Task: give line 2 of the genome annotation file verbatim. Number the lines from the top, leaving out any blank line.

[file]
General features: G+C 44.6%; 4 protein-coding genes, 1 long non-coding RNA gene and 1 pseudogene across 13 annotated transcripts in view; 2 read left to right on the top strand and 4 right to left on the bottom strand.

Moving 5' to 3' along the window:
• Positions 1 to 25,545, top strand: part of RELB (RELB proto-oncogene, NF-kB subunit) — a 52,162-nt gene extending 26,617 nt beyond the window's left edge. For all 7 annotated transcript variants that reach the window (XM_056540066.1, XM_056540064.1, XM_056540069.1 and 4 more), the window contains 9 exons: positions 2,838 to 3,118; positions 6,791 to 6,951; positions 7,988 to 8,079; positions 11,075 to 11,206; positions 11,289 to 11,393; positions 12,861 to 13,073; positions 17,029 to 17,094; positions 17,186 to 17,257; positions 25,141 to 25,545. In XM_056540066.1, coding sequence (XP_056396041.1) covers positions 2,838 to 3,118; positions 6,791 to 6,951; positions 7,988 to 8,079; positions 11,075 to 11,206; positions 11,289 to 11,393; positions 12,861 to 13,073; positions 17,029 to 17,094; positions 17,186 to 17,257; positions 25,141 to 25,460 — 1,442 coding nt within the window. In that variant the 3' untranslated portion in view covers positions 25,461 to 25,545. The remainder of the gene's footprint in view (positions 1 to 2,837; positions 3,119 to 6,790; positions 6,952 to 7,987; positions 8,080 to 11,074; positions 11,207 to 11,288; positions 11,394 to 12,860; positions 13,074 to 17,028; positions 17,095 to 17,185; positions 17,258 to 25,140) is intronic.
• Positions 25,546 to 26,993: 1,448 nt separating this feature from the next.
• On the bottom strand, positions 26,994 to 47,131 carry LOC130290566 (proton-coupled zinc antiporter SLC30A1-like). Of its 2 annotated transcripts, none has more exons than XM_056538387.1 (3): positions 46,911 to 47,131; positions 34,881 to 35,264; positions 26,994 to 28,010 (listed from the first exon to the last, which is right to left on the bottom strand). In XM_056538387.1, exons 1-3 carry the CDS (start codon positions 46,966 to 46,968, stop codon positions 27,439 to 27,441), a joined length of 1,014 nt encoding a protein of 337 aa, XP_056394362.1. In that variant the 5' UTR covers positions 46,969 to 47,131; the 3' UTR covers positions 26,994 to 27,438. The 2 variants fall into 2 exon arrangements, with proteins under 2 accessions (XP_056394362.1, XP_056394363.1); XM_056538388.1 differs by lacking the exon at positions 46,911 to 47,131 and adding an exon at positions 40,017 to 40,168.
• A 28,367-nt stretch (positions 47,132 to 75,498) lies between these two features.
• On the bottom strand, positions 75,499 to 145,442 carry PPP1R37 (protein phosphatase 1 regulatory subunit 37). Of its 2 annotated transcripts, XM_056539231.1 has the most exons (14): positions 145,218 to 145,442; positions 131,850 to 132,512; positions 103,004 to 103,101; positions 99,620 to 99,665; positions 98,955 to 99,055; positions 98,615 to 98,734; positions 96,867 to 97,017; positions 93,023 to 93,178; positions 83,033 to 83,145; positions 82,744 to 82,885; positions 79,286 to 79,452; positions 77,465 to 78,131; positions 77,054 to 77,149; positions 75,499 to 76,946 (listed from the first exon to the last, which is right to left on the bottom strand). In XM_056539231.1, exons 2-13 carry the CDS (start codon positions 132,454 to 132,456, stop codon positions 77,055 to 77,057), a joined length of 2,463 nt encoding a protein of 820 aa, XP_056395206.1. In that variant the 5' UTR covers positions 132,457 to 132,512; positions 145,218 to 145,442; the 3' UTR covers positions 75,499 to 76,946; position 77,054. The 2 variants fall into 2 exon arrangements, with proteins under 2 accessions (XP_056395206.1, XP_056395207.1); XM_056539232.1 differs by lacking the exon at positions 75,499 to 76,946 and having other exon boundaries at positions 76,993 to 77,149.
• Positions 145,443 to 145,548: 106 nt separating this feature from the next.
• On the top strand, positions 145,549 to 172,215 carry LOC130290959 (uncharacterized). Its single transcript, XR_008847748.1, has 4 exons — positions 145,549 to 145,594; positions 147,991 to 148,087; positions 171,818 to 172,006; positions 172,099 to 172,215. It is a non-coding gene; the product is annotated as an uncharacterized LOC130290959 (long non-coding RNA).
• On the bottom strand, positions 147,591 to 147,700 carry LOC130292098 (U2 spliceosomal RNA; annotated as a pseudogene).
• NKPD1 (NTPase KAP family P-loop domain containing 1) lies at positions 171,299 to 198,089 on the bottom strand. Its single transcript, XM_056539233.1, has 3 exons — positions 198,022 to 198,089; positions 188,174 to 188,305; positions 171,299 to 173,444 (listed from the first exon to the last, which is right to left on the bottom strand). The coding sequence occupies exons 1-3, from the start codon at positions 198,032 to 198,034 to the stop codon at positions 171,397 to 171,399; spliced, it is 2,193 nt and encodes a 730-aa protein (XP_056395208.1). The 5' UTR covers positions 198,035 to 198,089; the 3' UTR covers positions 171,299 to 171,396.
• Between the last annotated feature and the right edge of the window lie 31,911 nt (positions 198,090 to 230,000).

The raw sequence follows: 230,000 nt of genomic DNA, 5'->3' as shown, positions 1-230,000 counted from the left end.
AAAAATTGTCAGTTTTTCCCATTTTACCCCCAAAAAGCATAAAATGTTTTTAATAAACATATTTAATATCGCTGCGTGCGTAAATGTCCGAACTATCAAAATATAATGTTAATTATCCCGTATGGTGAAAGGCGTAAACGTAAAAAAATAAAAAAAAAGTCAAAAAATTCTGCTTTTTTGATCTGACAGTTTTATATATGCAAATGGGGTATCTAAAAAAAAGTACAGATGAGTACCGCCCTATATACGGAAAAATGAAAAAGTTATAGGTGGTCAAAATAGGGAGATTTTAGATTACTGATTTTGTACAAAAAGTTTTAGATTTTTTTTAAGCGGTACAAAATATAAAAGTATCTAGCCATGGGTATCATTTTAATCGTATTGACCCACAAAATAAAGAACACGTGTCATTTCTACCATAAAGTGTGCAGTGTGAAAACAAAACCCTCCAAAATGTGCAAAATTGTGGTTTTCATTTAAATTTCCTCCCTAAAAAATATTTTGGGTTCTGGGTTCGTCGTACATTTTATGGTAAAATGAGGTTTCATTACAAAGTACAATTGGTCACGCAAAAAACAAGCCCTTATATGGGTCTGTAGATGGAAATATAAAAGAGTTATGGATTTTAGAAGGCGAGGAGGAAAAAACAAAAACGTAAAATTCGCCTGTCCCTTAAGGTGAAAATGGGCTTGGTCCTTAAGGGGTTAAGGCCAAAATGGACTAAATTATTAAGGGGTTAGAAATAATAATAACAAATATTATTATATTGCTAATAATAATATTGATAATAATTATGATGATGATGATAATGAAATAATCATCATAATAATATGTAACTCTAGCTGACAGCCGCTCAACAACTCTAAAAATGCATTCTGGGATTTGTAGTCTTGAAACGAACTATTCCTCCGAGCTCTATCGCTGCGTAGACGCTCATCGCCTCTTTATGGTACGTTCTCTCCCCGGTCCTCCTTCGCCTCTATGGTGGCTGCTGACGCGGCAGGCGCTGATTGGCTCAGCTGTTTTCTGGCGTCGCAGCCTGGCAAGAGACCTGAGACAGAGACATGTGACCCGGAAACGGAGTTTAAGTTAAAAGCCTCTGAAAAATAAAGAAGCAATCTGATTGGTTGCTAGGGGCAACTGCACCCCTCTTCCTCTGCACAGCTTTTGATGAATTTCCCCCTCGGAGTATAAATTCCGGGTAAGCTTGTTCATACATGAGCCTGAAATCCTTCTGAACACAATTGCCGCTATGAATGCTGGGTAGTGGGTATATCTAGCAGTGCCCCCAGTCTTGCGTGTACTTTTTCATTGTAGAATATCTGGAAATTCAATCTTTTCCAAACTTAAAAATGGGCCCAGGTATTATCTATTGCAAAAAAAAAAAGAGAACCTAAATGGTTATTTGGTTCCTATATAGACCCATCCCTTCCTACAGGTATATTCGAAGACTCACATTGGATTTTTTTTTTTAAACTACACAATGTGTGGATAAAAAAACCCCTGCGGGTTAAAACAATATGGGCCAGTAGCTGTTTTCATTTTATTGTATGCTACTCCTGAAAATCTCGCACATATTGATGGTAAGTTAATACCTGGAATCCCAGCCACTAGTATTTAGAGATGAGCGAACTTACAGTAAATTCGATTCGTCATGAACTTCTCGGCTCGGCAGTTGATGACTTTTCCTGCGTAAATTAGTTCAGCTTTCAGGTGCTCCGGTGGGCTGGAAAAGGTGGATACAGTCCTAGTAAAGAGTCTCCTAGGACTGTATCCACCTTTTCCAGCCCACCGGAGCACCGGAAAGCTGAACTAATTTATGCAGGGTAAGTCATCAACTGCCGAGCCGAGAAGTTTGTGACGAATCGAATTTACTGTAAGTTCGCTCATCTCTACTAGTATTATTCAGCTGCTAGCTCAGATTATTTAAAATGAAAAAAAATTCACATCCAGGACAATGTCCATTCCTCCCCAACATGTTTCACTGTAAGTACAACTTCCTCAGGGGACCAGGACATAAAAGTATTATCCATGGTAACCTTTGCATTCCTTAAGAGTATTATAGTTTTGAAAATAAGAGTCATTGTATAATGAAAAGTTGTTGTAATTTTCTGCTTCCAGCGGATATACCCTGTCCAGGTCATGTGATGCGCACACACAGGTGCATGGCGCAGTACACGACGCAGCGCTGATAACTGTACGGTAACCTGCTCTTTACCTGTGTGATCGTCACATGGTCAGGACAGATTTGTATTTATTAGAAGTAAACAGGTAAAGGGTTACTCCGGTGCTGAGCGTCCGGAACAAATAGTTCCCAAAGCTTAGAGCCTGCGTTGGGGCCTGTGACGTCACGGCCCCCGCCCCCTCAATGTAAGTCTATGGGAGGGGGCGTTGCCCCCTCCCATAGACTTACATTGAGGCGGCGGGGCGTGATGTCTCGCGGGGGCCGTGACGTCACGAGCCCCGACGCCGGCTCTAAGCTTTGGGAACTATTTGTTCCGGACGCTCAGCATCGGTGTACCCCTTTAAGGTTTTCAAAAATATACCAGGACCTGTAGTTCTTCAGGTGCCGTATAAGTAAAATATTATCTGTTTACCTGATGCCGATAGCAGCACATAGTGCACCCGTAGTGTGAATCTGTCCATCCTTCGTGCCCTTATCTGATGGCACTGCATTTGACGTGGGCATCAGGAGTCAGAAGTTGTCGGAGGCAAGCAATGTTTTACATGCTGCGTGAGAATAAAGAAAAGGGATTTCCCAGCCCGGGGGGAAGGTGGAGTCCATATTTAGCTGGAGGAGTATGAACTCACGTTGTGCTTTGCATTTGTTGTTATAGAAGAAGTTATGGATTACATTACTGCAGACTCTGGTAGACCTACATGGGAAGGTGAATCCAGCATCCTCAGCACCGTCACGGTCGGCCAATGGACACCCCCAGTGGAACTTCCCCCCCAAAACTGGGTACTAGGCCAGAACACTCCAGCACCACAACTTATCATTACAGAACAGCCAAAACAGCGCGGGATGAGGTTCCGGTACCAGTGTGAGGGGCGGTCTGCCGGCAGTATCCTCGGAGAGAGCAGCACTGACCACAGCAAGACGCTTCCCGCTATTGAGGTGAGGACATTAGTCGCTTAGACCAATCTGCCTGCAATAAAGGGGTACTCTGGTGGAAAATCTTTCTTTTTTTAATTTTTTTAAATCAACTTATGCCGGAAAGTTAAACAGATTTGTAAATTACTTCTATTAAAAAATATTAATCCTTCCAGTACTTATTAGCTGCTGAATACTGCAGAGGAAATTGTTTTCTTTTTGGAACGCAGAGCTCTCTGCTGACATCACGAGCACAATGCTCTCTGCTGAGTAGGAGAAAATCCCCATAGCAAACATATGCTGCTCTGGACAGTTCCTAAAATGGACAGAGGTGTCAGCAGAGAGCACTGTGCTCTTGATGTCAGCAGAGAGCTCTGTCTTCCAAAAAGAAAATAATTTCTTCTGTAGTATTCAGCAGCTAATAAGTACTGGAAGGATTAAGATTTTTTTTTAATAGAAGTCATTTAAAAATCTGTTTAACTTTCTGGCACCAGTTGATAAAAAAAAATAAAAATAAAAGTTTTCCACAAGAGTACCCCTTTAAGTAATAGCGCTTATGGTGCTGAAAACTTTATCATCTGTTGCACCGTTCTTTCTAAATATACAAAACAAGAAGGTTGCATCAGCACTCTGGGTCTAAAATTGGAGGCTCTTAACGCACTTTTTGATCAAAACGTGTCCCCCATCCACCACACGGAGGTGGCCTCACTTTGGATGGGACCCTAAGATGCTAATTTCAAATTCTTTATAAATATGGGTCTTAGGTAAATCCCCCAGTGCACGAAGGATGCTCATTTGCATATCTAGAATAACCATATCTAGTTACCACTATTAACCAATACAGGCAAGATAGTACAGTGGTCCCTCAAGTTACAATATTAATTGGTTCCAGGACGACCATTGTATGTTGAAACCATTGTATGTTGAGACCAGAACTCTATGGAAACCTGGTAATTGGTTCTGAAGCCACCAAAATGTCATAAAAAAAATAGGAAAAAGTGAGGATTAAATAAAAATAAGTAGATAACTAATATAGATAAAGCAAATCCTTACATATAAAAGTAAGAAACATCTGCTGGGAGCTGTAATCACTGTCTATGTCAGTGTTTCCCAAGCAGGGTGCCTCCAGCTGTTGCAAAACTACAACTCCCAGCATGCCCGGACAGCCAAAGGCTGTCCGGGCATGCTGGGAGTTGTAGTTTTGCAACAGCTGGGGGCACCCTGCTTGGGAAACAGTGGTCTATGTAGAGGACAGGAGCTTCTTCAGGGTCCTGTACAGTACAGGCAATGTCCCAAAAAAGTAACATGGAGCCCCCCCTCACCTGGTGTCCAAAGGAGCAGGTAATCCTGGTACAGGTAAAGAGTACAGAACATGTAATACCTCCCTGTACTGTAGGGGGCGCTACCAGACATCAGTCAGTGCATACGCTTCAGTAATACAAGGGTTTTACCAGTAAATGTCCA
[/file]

Moving 5' to 3' along the window: